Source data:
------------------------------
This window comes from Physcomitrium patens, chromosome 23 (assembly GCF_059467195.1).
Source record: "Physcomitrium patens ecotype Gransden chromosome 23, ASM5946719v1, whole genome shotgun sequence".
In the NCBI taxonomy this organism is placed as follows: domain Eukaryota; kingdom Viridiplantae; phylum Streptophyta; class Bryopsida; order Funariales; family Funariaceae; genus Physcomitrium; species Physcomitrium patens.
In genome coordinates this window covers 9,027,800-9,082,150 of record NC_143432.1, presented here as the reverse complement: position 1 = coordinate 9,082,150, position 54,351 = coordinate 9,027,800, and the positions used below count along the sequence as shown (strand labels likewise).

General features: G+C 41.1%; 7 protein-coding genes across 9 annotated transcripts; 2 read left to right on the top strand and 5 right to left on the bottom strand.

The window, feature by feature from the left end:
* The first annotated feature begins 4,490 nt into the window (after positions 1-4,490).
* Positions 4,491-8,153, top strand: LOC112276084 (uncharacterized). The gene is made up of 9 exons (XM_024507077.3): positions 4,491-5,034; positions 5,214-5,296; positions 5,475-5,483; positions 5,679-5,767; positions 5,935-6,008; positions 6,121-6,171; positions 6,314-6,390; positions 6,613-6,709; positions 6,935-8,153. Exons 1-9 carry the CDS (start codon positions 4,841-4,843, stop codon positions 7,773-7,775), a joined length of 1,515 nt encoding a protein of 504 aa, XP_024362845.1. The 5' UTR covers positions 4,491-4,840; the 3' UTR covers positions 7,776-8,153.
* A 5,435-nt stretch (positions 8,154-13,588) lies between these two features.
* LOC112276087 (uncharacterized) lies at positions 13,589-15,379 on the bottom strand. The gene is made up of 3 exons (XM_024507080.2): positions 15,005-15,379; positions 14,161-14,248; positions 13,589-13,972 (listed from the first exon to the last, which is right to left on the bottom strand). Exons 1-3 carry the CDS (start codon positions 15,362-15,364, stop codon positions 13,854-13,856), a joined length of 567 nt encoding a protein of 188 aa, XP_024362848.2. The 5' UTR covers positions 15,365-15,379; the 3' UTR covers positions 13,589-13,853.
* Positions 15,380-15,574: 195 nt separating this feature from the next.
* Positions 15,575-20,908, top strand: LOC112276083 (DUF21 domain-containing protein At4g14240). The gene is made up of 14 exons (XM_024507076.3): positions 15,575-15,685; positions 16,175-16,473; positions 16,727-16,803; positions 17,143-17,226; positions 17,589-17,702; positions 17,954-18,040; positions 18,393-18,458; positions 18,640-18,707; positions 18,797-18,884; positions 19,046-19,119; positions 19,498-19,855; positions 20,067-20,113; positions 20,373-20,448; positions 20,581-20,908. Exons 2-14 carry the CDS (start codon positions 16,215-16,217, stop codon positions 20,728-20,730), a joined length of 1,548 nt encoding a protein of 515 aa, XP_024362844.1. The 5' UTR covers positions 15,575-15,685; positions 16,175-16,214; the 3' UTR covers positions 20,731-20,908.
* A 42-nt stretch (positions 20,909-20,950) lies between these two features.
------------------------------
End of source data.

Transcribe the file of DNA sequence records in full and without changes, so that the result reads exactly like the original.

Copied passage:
This window comes from Physcomitrium patens, chromosome 23 (assembly GCF_059467195.1).
Source record: "Physcomitrium patens ecotype Gransden chromosome 23, ASM5946719v1, whole genome shotgun sequence".
In the NCBI taxonomy this organism is placed as follows: domain Eukaryota; kingdom Viridiplantae; phylum Streptophyta; class Bryopsida; order Funariales; family Funariaceae; genus Physcomitrium; species Physcomitrium patens.
In genome coordinates this window covers 9,027,800-9,082,150 of record NC_143432.1, presented here as the reverse complement: position 1 = coordinate 9,082,150, position 54,351 = coordinate 9,027,800, and the positions used below count along the sequence as shown (strand labels likewise).

General features: G+C 41.1%; 7 protein-coding genes across 9 annotated transcripts; 2 read left to right on the top strand and 5 right to left on the bottom strand.

The window, feature by feature from the left end:
* The first annotated feature begins 4,490 nt into the window (after positions 1-4,490).
* Positions 4,491-8,153, top strand: LOC112276084 (uncharacterized). The gene is made up of 9 exons (XM_024507077.3): positions 4,491-5,034; positions 5,214-5,296; positions 5,475-5,483; positions 5,679-5,767; positions 5,935-6,008; positions 6,121-6,171; positions 6,314-6,390; positions 6,613-6,709; positions 6,935-8,153. Exons 1-9 carry the CDS (start codon positions 4,841-4,843, stop codon positions 7,773-7,775), a joined length of 1,515 nt encoding a protein of 504 aa, XP_024362845.1. The 5' UTR covers positions 4,491-4,840; the 3' UTR covers positions 7,776-8,153.
* A 5,435-nt stretch (positions 8,154-13,588) lies between these two features.
* LOC112276087 (uncharacterized) lies at positions 13,589-15,379 on the bottom strand. The gene is made up of 3 exons (XM_024507080.2): positions 15,005-15,379; positions 14,161-14,248; positions 13,589-13,972 (listed from the first exon to the last, which is right to left on the bottom strand). Exons 1-3 carry the CDS (start codon positions 15,362-15,364, stop codon positions 13,854-13,856), a joined length of 567 nt encoding a protein of 188 aa, XP_024362848.2. The 5' UTR covers positions 15,365-15,379; the 3' UTR covers positions 13,589-13,853.
* Positions 15,380-15,574: 195 nt separating this feature from the next.
* Positions 15,575-20,908, top strand: LOC112276083 (DUF21 domain-containing protein At4g14240). The gene is made up of 14 exons (XM_024507076.3): positions 15,575-15,685; positions 16,175-16,473; positions 16,727-16,803; positions 17,143-17,226; positions 17,589-17,702; positions 17,954-18,040; positions 18,393-18,458; positions 18,640-18,707; positions 18,797-18,884; positions 19,046-19,119; positions 19,498-19,855; positions 20,067-20,113; positions 20,373-20,448; positions 20,581-20,908. Exons 2-14 carry the CDS (start codon positions 16,215-16,217, stop codon positions 20,728-20,730), a joined length of 1,548 nt encoding a protein of 515 aa, XP_024362844.1. The 5' UTR covers positions 15,575-15,685; positions 16,175-16,214; the 3' UTR covers positions 20,731-20,908.
* A 42-nt stretch (positions 20,909-20,950) lies between these two features.